Organising iOS OCUnit test files in XCode

I am adding unit tests to an existing iOS project using OCUnit with Xcode 4.2. I have successfully added a new build target (following instructions here: http://twobitlabs.com/2011/06/adding-ocunit-to-an-existing-ios-project-with-xcode-4/) and have set up a few trivial example tests just to check that I can run the tests and that they work as expected.

My question is about adding more test files, and how to organise them. The existing code base is extensive, and contains hundreds of classes that we will need to add tests for sooner or later. Clearly, to put all the tests in the auto-generated 'UnitTests.m' file would be madness. I see that I can add more files using the 'Objective-C Test Case Class' template, but it's not clear to me how that relates to the overarching 'UnitTest.m' that XCode generated when I added the test target.

Does XCode simply look for all test files for the test target and run all the tests? If so, it would make sense to generate a new test file for each class that I'm testing, and not have anything in the main 'UnitTests.m' file. If that is the case, can I safely delete that file, as it won't contain any tests? Or does it need to remain in order to run other tests in other files?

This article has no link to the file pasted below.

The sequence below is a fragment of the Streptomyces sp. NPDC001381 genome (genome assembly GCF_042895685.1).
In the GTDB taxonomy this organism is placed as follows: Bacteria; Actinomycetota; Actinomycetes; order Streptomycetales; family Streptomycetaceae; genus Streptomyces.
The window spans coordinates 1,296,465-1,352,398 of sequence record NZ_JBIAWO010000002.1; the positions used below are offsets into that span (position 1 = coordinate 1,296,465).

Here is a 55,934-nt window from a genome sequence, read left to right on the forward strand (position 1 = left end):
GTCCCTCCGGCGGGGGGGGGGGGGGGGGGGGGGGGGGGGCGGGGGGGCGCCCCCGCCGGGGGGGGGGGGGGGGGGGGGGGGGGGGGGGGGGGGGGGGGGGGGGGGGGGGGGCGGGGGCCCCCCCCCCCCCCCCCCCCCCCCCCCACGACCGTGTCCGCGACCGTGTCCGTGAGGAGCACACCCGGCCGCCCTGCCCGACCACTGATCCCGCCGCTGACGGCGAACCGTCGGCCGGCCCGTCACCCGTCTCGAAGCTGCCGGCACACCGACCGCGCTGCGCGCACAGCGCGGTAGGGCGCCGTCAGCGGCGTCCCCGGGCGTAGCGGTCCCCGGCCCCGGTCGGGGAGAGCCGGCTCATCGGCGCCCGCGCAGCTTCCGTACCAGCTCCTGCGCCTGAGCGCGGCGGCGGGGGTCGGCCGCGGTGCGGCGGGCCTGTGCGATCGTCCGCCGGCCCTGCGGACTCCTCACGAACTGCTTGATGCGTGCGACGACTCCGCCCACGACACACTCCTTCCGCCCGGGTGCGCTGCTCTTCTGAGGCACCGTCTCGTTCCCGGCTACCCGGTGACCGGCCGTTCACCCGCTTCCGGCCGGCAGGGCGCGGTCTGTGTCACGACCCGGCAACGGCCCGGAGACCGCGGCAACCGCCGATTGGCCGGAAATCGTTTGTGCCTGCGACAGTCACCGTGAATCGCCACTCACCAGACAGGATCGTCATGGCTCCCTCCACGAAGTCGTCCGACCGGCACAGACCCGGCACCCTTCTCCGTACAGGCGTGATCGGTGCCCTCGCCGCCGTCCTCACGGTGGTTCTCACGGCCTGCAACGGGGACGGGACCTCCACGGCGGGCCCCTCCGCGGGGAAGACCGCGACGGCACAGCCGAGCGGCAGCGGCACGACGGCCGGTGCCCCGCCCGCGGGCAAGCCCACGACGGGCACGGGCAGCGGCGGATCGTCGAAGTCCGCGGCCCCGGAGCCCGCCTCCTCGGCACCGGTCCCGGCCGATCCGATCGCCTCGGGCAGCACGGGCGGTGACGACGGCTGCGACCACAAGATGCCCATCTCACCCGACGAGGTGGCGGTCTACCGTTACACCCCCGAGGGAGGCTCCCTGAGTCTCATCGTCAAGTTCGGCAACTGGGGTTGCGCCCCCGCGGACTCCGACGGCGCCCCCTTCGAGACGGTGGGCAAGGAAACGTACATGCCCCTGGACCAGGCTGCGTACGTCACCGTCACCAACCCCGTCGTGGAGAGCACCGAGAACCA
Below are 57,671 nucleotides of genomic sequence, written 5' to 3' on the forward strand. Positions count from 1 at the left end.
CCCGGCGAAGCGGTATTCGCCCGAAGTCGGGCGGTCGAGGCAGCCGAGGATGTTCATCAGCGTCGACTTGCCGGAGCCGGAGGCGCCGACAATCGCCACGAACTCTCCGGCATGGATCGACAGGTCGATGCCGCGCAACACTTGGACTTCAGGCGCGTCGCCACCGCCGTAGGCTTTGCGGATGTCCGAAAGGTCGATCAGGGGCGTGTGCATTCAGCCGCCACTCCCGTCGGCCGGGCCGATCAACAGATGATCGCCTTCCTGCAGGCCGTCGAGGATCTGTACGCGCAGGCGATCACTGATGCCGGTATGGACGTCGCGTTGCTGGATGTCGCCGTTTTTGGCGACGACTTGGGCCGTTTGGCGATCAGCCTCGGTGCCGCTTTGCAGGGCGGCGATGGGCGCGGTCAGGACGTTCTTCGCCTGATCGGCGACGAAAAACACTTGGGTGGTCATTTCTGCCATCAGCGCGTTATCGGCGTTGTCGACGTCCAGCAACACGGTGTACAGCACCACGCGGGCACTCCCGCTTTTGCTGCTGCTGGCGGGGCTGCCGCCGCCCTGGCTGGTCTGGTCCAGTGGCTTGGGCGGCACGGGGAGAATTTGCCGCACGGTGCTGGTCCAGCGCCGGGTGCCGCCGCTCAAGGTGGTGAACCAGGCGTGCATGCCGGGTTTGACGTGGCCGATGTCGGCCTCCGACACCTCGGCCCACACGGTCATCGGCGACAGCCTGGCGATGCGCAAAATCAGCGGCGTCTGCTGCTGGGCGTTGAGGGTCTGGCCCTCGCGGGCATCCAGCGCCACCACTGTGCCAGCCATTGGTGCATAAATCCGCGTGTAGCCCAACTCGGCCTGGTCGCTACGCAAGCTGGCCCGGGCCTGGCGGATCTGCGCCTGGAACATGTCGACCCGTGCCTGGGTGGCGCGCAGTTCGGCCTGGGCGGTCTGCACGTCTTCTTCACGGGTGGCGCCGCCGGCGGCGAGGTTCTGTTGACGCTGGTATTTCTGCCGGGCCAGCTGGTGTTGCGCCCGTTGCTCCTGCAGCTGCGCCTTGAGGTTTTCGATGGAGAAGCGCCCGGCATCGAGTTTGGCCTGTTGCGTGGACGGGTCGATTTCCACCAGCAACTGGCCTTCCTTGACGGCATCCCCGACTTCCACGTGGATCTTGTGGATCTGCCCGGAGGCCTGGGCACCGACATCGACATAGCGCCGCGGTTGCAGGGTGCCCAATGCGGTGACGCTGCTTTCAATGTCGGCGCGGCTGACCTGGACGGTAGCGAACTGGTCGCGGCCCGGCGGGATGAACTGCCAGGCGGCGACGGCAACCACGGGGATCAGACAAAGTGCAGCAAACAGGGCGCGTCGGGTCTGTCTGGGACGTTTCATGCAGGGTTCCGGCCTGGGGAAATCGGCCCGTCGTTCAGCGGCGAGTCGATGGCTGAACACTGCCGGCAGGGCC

Answers


Xcode is initially set to run all the unit tests for the files that are members of the unit test target. In your situation you should create a new test file for each class you are testing. When creating the new file, make sure you add the file to the unit test target, not the application target. Xcode initially adds the file to the application target.

You can delete the UnitTest.m file. Each unit test file you create contains enough information to run the tests. You can also use the scheme editor to control how Xcode runs your tests.

Xcode 5 Update

Xcode 5 adds a test navigator that lets you run a single test, run all tests for a test class, or run all tests. The test navigator reduces the need to use the scheme editor to control how Xcode runs your tests.


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